Resources I Books & Videos

Phil Rogers Portfolio

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MEME The World BY JUSTIN CROWE

Funds for the project are raised via Kickstarter.com

The mug travels far and wide: from Valley City, ND ...

... overseas to London, England.

CLAYTIMES·COM n WINTER / SPRING 2013

Project instructions appear on the bottom.

How far will it go? Tune in to www.MemeTheWorld.com!

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T

he role of the ceramic cup is more than just ‘an object;’ it is a vault for memories, ideas, and experiences. We all know the delightful feeling of drinking a hot beverage from our favorite mug. Our favorite mug often becomes an icon for a specific person, place, or time. It allows us to re-live memories and often sets the tone for the day. The artist plays a crucial role in creating a mug’s identity by designating its structure, function, and decoration. The user then contributes to the mug’s identity by surrounding it with a set of personal and intimate experiences. It seems a shame to deprive the rest of the world of all the associations which that one mug eventually comes to stand for. I wondered if there was a way to allow the user of the mug to create the experience, and enable a community of people to access the ‘vault’ of continually growing, collective ideas.

1. Use Cup 2. Photograph your experience 3. Upload your photo to www.MemeTheWorld.com 4. Pass the cup to a new person My goal is to collect hundreds of photos documenting people’s experiences, environments, and ideas—all in one place where everyone is connected by a common experience. A contributor can follow the path of his/ her mug using its unique ‘Cup ID’ tag. During its ‘test mode,’ there was incredible participation by the early recipients of the MEME The World mugs. The blog reveals just the beginning of an online collection of images documenting each participant’s experience. There are pictures of pets, friends, events, and landmarks, all describing the extraordinary identity of each individual. These experiences, in turn, create a colorful history for each unique mug.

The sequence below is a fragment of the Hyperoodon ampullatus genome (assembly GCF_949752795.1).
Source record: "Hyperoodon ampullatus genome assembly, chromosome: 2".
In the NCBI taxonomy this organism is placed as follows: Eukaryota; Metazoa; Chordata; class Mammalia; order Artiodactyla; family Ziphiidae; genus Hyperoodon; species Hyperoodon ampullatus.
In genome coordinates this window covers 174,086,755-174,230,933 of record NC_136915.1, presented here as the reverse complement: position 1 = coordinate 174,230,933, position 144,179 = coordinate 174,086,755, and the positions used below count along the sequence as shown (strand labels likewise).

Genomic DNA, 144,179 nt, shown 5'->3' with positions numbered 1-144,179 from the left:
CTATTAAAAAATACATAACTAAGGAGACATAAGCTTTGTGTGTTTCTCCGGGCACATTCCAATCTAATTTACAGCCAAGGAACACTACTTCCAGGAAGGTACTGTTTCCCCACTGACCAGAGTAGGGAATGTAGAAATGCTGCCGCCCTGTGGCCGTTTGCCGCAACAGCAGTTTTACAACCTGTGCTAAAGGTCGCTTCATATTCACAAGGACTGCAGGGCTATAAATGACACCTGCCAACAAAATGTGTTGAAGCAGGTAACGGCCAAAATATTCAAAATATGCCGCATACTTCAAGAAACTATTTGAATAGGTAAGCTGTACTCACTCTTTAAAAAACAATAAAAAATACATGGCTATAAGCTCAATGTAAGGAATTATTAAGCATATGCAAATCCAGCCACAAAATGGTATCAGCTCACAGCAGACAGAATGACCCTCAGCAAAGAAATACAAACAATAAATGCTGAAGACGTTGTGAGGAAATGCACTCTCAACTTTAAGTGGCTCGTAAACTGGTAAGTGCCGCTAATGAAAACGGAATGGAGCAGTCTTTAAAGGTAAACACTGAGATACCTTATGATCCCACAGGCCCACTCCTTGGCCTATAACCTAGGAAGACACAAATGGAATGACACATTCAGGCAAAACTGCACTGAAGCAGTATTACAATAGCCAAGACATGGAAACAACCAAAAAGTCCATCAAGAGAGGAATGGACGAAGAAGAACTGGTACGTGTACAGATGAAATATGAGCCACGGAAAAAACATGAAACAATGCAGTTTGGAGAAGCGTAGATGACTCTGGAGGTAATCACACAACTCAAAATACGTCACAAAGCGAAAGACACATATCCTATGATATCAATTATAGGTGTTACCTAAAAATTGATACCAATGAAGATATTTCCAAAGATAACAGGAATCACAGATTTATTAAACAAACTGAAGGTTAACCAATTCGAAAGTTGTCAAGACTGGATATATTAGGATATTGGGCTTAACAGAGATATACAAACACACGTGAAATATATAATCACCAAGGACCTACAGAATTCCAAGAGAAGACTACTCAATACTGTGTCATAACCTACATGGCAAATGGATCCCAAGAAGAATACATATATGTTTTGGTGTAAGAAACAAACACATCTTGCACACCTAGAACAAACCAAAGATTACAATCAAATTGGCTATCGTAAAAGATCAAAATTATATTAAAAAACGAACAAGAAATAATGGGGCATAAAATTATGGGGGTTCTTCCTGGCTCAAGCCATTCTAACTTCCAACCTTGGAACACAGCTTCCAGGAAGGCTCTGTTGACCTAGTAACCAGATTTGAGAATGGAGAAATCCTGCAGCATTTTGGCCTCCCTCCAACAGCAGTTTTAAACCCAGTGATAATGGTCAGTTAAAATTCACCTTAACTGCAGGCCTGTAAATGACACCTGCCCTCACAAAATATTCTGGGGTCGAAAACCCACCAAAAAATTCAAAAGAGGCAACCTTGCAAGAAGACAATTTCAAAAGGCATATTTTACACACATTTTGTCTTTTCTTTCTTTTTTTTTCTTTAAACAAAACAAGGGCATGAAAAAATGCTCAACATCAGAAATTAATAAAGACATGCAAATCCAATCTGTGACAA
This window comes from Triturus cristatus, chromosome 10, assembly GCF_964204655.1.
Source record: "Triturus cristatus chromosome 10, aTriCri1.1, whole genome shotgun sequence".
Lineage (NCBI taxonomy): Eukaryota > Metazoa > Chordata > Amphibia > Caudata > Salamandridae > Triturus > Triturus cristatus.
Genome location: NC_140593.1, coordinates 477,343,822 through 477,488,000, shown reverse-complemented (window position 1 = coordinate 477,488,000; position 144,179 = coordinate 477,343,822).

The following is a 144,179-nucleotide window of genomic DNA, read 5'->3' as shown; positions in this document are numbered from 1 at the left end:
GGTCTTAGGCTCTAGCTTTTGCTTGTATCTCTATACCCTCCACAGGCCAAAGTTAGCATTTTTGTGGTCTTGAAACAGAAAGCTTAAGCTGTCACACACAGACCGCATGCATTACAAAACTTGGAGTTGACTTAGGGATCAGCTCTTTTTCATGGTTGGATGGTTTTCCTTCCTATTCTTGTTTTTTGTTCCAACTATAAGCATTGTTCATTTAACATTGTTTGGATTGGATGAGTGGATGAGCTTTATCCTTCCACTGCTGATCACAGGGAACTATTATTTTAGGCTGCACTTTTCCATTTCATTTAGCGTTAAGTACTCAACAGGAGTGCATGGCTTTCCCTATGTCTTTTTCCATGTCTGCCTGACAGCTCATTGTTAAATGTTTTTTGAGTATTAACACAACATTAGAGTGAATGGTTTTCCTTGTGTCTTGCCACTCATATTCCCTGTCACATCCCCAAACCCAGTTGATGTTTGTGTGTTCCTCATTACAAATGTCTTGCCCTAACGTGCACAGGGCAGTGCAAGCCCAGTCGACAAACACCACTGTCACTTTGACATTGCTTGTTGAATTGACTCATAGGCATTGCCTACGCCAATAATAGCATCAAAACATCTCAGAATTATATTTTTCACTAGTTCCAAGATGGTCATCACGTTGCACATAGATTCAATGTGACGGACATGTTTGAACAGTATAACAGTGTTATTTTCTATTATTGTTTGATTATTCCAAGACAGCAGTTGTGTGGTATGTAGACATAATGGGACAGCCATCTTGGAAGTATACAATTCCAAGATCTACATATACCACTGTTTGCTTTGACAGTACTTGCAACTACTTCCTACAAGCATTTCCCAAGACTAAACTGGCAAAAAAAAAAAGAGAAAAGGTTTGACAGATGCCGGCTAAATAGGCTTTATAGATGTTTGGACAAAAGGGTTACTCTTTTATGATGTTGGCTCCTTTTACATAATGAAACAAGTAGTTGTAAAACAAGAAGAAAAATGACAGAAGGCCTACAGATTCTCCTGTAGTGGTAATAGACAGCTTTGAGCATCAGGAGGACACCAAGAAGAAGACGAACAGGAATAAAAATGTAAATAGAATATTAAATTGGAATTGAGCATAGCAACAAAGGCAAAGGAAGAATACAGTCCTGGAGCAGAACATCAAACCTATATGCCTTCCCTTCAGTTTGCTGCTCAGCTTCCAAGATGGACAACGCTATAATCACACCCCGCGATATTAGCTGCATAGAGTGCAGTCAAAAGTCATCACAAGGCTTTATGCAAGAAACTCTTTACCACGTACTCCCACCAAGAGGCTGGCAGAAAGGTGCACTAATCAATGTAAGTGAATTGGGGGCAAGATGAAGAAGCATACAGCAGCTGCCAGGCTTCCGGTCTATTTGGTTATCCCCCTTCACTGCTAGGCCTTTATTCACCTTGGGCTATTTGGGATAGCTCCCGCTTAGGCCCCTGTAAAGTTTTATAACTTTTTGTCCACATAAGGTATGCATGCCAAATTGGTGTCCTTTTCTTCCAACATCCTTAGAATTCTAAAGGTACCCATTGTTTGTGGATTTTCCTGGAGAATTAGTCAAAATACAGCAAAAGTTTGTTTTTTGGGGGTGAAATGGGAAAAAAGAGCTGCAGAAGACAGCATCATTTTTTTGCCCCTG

Webster’s Dictionary defines a meme [meem] as “an idea, behavior, style, or usage that spreads from person to person within a culture.” An example of a meme is the ’60s peace sign, or more recently, the Internet phenomenon ‘planking’ (see photo, p. 6). The ‘meme’ was popularized through the viral nature of online social networks, and has since become household lingo for those under the age of 25. A pottery mug carries the same type of content that a meme does, but because it generally stays eternally loyal to one single user, it lacks the ability to ‘spread from person to person.’

Through Kickstarter.com, a popular crowd-funding platform, I have launched a project to sign up the first contributors of the MEME The World event. On Kickstarter you will find a video that shows how I make each mug, as well as a description of different ways in which you can become involved.

My latest art piece is an event called ‘MEME The World’ which creates shared experiences through the continual receiving and passing of ceramic mugs. Fired onto each cup are instructions that read:

Editor’s note: The MEME project was officially launched two days prior to press time, and had already reached 13% of its funding, with online recognition by The Huffington Post. Check out the article at http://ow.ly/ivZUS

I believe in the cultural value of shared experience; this project aims to spread those ideas. To help support this project and launch an MTW mug into your community, visit www. MemeTheWorld.com, and click on the ‘Kickstarter’ icon. [


BY DAVID HENDLEY